Representations of Nature - the Shift from Forest Town to Compact City in Finland

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Nature in urban planning is a constantly fluctuating concept, which is manifested in attempts by designers to define a good living environment and its green spaces. The transition from the Finnish forest town to the compact city between the 1950s and 1970s represents a paradigm shift which epitomizes a change in the notion of nature. Although the concept of both the forest town and compact city pursued wellbeing and quality, the ideas about appropriate methods for urban planning varied substantially. The forest town of the 1950s fostered the idea of preserving the landscape in its natural state, and landscape design introduced the aesthetic and social values of nature to urban structures. In the compact city phase in the late 1960s, the constructed urban green and networks of social contacts in efficient grid plans replaced the natural environment. The site-sensitive approach of the forest town was replaced by quantitative instructions on green spaces and requirements for playgrounds.In Finland, post-war residential planning has been mainly studied from the perspective of urban planning and architecture. However, less attention has been paid to how forest towns and compact cities relate to nature and landscape design, or to the contributions of the landscape architects who worked alongside the architects. Nevertheless, nature and green spaces are an integral part of these urban ideals. Our article explores landscapes in forest towns and compact cities, and examines meanings and their societal contexts assigned to nature by urban planners and landscape architects. How was the welfare state and its urban planning ideals conceptualized and materialized in landscape design? Using two case studies in Helsinki – Keski-Vuosaari forest town and Itä-Pasila compact city – we examine these two urban ideals that appear contradictory in numerous ways. We aim to diversify the understanding of these concepts and elucidate the interpretations, in both eras, of nature as a source of wellbeing. We demonstrate that the representations of nature in sparse and dense cities are not contradictory and mutually exclusive, but complementary. We also discuss how the transition from forest town to compact city is reflected in today’s urban planning discourse and in the current struggle between sparsely and densely built urban structures.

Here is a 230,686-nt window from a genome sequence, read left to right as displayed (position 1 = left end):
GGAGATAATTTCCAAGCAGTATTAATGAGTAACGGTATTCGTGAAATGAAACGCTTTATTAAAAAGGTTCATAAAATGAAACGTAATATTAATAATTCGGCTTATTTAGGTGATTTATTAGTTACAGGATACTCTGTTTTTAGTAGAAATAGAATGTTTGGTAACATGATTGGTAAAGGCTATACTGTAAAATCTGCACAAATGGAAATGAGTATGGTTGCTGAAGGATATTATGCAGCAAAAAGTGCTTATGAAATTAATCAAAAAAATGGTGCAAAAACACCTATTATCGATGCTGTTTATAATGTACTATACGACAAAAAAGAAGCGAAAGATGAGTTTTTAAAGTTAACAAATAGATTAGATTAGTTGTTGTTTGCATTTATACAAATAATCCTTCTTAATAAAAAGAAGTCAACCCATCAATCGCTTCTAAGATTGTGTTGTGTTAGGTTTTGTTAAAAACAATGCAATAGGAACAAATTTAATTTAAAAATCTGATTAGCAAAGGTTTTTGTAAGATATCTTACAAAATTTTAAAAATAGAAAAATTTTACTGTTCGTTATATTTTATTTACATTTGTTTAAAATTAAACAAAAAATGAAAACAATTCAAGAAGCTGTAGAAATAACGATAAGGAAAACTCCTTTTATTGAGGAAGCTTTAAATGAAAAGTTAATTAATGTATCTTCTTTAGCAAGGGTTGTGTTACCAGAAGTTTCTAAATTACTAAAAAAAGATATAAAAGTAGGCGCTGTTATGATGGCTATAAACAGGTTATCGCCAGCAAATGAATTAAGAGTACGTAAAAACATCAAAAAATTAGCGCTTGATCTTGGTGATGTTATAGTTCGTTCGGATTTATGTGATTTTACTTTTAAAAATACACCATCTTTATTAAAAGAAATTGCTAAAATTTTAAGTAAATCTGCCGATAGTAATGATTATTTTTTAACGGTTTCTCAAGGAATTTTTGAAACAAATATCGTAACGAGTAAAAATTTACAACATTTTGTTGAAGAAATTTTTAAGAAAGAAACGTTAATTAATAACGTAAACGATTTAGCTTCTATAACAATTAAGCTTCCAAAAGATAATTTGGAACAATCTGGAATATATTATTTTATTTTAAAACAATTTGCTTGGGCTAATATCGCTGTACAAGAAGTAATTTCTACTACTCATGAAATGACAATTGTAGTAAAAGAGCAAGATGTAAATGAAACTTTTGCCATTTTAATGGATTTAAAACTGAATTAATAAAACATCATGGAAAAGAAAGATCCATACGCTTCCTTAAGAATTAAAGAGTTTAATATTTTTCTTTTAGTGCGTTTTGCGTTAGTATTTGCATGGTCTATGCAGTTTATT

Original languageEnglish
Pages (from-to)44-62
Number of pages19
Issue number76
Publication statusPublished - 1 Jun 2019
MoE publication typeA1 Journal article-refereed


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